Tradecraft is a mechanic peculiar to The Dee Sanction, included to lend a certain vibe and flavour to the adventures as Agents seek to overcome significant threats. It’s peculiar enough that I suspect many people don’t use it, or just use the bit that provides generic skill support for the group.
Firstly, it’s worth reading A Discovery of Tradecraft if you haven’t done so already. The article deals with Tradecraft in general, but it angles toward its value for plugging the gaps in Abilities.
What is a Mark?
I recommend thinking of a Mark as plot armour or steps toward finding a means to defeat an enemy or obstacle (in the example from A Discovery of Tradecraft, Gallowglass is not strictly an enemy, but while he distrusted Matthew for consorting with a witch, he wasn’t going to be any help).
It often happens in books or TV that a series has an enemy that appears and faces off against the good guys but isn’t defeated in one encounter. Imagine a series where a vampire is the enemy.
You need to:
- Rob the creature of the earth from its resting place [Magic],
- Discover the cult protecting the creature [Access], and
- Have possession of a special mirror to reveal it isn’t human [Kit].
You need to have all of these things sorted BEFORE you can fight and destroy it, and each Mark is bought by expending that type of Tradecraft.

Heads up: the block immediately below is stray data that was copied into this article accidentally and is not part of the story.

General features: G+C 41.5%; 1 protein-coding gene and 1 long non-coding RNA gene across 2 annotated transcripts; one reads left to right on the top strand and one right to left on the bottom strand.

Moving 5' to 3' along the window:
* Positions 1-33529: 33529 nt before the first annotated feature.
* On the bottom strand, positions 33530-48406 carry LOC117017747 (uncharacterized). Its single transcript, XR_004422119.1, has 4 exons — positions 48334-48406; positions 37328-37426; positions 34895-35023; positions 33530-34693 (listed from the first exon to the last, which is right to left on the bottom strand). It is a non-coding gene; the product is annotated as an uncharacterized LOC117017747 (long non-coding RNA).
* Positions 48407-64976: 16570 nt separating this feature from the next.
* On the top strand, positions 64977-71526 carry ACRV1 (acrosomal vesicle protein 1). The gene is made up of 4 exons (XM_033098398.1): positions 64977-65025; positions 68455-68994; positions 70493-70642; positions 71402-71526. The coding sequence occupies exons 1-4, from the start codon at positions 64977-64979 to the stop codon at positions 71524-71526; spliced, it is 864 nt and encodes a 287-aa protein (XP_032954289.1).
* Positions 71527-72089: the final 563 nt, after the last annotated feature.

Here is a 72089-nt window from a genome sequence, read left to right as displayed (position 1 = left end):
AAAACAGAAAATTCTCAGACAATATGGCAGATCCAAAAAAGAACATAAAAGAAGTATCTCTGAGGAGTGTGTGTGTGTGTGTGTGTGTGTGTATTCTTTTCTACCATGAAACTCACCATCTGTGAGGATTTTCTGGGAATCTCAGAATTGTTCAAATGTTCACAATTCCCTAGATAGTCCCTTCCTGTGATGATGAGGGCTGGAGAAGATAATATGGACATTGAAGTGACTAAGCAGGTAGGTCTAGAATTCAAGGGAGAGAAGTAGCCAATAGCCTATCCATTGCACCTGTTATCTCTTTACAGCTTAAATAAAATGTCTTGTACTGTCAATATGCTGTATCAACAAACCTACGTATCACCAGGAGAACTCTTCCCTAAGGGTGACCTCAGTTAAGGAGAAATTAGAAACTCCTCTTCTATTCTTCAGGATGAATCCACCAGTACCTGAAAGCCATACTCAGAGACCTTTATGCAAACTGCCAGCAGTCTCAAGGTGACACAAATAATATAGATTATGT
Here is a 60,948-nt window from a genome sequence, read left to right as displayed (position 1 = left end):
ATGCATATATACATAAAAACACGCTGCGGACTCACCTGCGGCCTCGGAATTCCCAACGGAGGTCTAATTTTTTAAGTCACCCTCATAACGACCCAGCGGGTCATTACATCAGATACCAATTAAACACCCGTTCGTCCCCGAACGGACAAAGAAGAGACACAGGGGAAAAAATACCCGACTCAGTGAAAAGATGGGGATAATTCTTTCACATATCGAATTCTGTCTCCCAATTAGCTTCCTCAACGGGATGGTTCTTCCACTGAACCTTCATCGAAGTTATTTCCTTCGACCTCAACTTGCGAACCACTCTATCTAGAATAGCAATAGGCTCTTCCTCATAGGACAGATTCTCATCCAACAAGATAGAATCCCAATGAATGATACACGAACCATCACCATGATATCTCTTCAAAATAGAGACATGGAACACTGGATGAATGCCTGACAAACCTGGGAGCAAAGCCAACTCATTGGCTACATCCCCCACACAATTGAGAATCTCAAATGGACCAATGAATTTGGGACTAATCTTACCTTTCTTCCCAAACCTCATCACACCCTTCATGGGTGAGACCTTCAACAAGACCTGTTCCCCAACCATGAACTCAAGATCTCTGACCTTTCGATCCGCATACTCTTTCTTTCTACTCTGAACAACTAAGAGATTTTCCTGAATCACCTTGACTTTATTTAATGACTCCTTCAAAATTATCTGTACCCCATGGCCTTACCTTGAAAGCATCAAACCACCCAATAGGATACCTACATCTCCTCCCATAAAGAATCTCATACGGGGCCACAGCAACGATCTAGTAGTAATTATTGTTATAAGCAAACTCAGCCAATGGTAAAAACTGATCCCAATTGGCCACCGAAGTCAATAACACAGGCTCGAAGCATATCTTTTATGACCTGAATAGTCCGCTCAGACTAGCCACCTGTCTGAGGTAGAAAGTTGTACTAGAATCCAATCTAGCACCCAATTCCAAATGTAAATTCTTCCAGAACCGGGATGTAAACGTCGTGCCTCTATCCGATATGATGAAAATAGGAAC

A common question is what happens if you start a mission, but make the wrong choice of Tradecraft. And how do you know what the right one is, anyway?
Well, that all becomes part of the investigation/adventure, as the Agents uncover the vulnerability, assistance, and/or means of identification to handle a threat. These don’t all come at once.
Effectively, realising that the vampire might have a vulnerability, as explained above, means that for Session Two, the group chooses Magic and then depletes the Mark to acquire the specific knowledge during the course of play.
What about session one? What happens when you don’t understand the true nature of the threat?
Well, most of the time, you have to assess the proposition and hope you choose well. But, you cannot be certain that you will choose the perfect Mark. It’s the responsibility of the Game Moderator to play the part of the “handler” for the briefing — whether that’s Mister Garland, a minion of Walsingham’s secret service, or somebody else — offering what foresight they can in explaining the mission. There’s no imperative to state you’re up against a vampire. Or, maybe the signs point to a vampire-like creature, but the truth of it is that a Zmaj Vuk lurks behind the scenes.
A Plan of Action
But, for the moment, assume that it is a vampire, Session One might just turn up a plan of action without real progress being made toward defeating the creature. If you choose Kit for Session Two, you might acquire the mirror. Access? You work out what cult is assisting the vampire, and find a way to neutralize their involvement.
In the end, it will take four adventures to resolve the story, but you might have other adventures in between. Imagine that this is like TV, and there are eight episodes, perhaps, but only four of them feature the vampire. The rest might reference it, but it doesn’t make an appearance.
That said, even if the vampire doesn’t make an appearance, you can still strike off the Marks if the events in those adventures allow. It’s a narrative flow that both the table and the GM should support. It’s meant to be a way to battle an enemy that cannot be laid low by force alone but by the clever accrual of items and knowledge defined as a mechanic within the game.